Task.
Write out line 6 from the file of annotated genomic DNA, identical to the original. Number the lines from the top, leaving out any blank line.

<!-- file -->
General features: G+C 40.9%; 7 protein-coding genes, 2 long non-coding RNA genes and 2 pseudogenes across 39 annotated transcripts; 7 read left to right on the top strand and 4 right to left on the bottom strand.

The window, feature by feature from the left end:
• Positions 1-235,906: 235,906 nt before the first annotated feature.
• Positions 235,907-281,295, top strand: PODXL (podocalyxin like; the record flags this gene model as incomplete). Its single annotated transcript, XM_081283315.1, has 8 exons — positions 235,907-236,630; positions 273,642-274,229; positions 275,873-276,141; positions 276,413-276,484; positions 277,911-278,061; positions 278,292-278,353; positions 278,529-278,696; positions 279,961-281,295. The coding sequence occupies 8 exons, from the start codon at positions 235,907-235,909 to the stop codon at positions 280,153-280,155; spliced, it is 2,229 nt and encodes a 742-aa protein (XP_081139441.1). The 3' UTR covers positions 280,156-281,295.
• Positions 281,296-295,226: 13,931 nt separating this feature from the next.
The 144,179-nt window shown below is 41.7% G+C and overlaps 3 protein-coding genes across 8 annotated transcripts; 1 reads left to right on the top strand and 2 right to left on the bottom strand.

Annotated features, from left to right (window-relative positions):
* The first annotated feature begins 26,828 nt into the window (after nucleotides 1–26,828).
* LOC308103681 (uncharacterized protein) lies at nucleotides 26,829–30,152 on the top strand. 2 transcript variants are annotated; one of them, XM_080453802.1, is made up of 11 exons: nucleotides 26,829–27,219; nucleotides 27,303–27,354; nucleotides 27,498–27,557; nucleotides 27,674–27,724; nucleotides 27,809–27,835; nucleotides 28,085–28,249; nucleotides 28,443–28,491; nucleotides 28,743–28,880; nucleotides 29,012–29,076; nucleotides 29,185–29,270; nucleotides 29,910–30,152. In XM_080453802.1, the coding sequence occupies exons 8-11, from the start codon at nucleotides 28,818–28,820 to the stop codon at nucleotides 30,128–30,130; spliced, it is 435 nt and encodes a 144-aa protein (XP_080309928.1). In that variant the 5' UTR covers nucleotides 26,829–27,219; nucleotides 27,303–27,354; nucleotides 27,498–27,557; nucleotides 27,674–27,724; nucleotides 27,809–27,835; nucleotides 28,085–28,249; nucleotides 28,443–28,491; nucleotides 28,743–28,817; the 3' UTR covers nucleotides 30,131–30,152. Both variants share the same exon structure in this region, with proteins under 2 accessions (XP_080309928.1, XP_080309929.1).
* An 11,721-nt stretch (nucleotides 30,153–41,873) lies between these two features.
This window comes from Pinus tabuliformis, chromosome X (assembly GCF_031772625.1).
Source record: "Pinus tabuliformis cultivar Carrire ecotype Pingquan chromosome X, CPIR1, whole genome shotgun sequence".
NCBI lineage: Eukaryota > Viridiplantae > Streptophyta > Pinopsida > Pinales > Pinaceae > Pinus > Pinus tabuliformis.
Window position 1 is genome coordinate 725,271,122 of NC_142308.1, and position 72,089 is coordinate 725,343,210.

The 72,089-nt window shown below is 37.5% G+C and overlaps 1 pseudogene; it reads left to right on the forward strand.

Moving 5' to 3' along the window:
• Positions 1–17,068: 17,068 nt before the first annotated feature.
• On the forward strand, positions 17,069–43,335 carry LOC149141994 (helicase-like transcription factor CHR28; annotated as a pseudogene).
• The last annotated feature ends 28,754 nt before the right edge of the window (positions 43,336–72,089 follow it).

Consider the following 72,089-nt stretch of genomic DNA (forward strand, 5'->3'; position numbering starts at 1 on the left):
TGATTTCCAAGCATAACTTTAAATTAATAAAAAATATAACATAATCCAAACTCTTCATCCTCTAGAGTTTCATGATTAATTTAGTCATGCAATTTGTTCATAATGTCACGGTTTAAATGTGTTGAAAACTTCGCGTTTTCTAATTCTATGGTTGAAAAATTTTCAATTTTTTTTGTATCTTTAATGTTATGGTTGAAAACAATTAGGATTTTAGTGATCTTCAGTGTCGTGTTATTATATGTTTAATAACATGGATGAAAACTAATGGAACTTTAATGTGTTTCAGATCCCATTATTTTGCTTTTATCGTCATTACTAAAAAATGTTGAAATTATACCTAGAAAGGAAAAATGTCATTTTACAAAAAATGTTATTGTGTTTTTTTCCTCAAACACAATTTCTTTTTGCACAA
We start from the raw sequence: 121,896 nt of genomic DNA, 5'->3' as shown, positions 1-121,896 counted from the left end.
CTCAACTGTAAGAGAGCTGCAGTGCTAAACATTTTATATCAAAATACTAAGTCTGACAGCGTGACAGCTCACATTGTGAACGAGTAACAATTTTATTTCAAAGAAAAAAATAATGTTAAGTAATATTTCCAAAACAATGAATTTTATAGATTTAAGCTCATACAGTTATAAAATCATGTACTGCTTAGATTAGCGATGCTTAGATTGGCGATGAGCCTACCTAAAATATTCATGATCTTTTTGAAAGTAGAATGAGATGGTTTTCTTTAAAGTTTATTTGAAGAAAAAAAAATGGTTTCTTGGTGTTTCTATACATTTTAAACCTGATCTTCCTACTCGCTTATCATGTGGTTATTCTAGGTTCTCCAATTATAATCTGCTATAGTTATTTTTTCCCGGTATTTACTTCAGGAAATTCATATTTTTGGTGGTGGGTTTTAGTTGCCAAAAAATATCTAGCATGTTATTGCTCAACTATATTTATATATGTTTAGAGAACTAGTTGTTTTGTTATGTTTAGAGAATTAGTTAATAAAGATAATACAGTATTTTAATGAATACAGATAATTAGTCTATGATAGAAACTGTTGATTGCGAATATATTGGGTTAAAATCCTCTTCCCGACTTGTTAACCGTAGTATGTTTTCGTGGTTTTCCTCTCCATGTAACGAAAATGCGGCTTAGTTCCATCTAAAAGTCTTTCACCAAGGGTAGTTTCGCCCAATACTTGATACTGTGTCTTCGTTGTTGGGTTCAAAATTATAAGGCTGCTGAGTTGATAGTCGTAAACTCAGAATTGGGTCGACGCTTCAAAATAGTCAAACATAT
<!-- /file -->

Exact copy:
The 144,179-nt window shown below is 41.7% G+C and overlaps 3 protein-coding genes across 8 annotated transcripts; 1 reads left to right on the top strand and 2 right to left on the bottom strand.